In primates, age, sex, and social status can strongly influence access to food resources. In Pan, these criteria are assumed to influence access to vertebrate meat. However, the significance of meat in terms of its role in the nutrition of Pan is still debated. Here we present a study using stable carbon and nitrogen isotope ratios in hair samples from habituated, wild bonobos (Pan paniscus) to explore these issues. Over a period of 5 mo hair samples were collected from fresh bonobo nests at LuiKotale, Democratic Republic of Congo. Hair samples were assigned to known individuals and were of sufficient length to allow the evaluation of isotopic variation over several months. Samples of plant foods and sympatric fauna were also analyzed. The δ13C and δ15N results of the bonobo hair were remarkably homogeneous over time and for the group as a whole. There are no differences in diet between the sexes. Within the group of males, however, there was a positive correlation between dominance status and δ15N. The isotopic data indicate that the contribution of fauna to bonobo diet is marginal and that plant food is the dietary protein source. In only some cases did elevated δ15N hair values correlate with observed faunivory and not correspond to the δ15N measured in the dominant plant foods. Given the large variation in hunting and meat eating of Pan across the African continent, the detection of seasonal changes in faunivory by elevated δ15N values in sectioned ape hair is a promising approach.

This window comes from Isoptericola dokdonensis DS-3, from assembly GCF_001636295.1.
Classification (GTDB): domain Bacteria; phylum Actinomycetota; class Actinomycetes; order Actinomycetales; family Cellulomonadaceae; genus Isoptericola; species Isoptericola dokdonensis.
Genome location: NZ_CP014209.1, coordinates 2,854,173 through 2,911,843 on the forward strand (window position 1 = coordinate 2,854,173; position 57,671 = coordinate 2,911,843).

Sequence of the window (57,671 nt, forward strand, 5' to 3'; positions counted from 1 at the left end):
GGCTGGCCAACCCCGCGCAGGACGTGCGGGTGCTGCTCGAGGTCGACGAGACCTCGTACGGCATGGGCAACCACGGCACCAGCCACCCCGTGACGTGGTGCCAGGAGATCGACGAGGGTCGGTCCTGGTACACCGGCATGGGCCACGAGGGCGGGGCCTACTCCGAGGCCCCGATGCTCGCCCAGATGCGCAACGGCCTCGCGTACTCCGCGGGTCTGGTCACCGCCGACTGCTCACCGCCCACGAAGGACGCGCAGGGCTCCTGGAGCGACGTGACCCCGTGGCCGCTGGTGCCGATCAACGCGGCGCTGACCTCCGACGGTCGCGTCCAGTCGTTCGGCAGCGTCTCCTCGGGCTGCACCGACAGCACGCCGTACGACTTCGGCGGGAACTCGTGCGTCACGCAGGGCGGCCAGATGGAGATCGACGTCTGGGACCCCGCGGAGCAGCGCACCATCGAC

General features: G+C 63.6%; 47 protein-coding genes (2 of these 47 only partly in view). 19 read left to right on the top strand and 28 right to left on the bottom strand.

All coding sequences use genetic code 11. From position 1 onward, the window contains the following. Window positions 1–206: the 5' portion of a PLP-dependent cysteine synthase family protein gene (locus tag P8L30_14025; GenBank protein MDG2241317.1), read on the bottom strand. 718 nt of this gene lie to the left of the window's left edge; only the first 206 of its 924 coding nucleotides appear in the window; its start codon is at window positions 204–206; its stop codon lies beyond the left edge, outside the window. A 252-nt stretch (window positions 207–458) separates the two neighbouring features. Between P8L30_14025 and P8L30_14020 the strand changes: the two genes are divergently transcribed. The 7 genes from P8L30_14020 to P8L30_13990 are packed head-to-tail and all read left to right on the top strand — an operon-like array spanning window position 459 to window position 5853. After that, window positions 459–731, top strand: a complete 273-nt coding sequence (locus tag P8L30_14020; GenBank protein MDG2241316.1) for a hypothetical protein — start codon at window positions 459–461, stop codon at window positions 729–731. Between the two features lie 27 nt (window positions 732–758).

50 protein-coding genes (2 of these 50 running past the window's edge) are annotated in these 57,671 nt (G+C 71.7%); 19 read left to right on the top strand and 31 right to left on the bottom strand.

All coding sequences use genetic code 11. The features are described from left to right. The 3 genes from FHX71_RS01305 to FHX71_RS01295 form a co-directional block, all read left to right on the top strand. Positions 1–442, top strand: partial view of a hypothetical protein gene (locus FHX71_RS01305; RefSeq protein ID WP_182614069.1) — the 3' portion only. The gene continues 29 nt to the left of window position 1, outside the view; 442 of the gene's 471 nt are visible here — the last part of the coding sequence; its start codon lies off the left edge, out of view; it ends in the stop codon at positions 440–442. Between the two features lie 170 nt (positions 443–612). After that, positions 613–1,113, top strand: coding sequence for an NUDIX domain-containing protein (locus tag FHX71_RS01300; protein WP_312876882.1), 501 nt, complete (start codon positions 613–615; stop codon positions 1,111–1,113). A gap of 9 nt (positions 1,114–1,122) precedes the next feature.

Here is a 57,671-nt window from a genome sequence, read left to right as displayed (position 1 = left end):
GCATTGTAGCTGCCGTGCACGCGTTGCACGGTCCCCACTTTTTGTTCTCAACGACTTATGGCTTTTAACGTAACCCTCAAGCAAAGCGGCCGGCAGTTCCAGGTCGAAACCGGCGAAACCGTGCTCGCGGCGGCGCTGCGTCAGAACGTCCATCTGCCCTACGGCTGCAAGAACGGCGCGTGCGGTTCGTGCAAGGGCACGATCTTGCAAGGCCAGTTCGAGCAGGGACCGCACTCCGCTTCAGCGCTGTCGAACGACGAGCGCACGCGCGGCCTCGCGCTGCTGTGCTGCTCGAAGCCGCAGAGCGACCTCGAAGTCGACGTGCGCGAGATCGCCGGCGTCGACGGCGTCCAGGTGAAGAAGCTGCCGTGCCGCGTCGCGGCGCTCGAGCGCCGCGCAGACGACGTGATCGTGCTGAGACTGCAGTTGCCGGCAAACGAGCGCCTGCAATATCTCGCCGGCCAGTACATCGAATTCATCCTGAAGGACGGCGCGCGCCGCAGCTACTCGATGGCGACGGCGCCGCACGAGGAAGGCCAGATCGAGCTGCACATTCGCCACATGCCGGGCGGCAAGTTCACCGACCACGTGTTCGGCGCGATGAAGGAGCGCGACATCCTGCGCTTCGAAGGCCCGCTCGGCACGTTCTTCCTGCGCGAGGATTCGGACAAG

Variation in male mating success is often related to rank differences. Males who are unable to monopolize oestrous females alone may engage in coalitions, thus enhancing their mating success. While studies on chimpanzees and dolphins suggest that coalitions are independent of kinship, information from female philopatric species shows the importance of kin support, especially from mothers, on the reproductive success of females. Therefore, one might expect a similar effect on sons in male philopatric species. We evaluate mating success determinants in male bonobos using data from nine male individuals from a wild population. Results reveal a steep, linear male dominance hierarchy and a positive correlation between dominance status and mating success. In addition to rank, the presence of mothers enhances the mating success of sons and reduces the proportion of matings by the highest ranking male. Mothers and sons have high association rates and mothers provide agonistic aid to sons in conflicts with other males. As bonobos are male-philopatric and adult females occupy high dominance status, maternal support extends into adulthood and females have the leverage to intervene in male conflicts. The absence of female support to unrelated males suggests that mothers gain indirect fitness benefits by supporting their sons.